CS506 Web Design and Development GDB Solution Fall 2012

Suppose you are a software developer at tele Sales.Inc whose business is to promote sales of other firms and get commission on this behalf. Recently your company has contracted with Teralink for its products sale. Teralink is Telecom Company which is introducing new modems. Both the companies are one building a part. Your boss wants to have a private and secure interaction with Teralink’s Director therefore he demands you to develop software by which he can send messages, daily information of stock prices and sales in the form of sales objects and files of monthly sales. Luckily Teralink is also using java based applications .As Teralink is newly established so initially it is using (UTP) Cable CAT-3 for LAN connections. As the business is in progress your boss has given you enough time for this project.

Question:

Considering this situation in your mind which one of the following technologies you will use to develop interaction among these companies either sockets or RMI? Support your choice with suitable reasons.
Solution:

It actually depends upon the situation and what are your requirements.But according to my point of view, RMI is light weight and has method invocation on end point. If our client will use java then RMI is best and simple but if our client has idea to change the plateform from java to any other then sockets are best.RMI is simple and code is reduced and easy to implement. It is a standared protocol and use object orientation. In the given scenario RMI is more suitable. RMI would limit the client  to be another Java application. In case you don’t know, RMI is a Java only version of CORBA.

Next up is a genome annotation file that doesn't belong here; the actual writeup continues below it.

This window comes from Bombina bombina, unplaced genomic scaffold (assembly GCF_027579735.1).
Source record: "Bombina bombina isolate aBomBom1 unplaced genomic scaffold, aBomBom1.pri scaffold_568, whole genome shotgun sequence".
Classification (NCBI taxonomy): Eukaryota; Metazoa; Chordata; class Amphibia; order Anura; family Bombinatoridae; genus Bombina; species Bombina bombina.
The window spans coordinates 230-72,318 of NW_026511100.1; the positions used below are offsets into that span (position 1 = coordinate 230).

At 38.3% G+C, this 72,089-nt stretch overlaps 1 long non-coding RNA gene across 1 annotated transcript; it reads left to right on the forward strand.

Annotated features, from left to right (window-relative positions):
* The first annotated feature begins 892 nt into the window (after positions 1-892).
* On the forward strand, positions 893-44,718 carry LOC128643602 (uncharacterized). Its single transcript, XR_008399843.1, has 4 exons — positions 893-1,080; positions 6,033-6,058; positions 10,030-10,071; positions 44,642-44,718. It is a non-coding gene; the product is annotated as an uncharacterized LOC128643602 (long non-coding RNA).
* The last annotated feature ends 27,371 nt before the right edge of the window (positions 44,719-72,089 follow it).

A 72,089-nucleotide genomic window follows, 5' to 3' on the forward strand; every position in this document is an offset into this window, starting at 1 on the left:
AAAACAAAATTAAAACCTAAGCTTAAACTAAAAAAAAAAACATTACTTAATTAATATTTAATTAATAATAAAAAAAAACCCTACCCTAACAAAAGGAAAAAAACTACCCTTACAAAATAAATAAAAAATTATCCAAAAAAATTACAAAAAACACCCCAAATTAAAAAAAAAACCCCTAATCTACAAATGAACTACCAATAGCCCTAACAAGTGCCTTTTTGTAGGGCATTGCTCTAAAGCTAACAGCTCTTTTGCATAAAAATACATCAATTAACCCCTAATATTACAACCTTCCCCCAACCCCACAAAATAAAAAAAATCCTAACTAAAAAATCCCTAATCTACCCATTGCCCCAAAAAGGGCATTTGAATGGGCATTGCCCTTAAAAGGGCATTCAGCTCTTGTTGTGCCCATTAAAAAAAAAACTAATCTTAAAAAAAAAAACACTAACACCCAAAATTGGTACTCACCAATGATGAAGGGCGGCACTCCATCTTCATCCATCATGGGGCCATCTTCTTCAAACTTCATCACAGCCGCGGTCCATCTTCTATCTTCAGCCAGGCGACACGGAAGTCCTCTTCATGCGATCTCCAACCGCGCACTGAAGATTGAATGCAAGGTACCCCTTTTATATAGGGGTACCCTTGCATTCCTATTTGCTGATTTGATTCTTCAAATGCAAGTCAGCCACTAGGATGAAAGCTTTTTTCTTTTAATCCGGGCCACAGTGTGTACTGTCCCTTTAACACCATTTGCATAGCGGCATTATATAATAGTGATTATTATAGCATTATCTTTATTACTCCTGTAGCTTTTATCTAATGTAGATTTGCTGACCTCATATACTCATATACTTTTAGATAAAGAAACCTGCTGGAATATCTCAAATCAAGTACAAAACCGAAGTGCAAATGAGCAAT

So socket-based apps need to put some infrastucture in place to get to the level where RMI is at.

Socket programming – you have to handle exactly which sockets are being used, you specify TCP or UDP, you handle all the formatting of messages travelling between client and server. However, if you have an existing program that talks over sockets that you want to interface to, it doesn’t matter what language it’s written in, as long as message formats match.


RMI – hides much of the network specific code, you don’t have to worry about specific ports used (but you can if you want), RMI handles the formatting of messages between client and server. However, this option is really only for communication between Java programs. (You *could* interface Java RMI programs with programs written in other languages, but there are probably easier ways to go about it

One benefit would be that RMI works in terms of objects and method calls, whereas socket communication works on the level of bytes sent and received (leaving aside serializing of Java objects for the moment). So socket-based apps need to put some infrastucture in place to get to the level where RMI is at.

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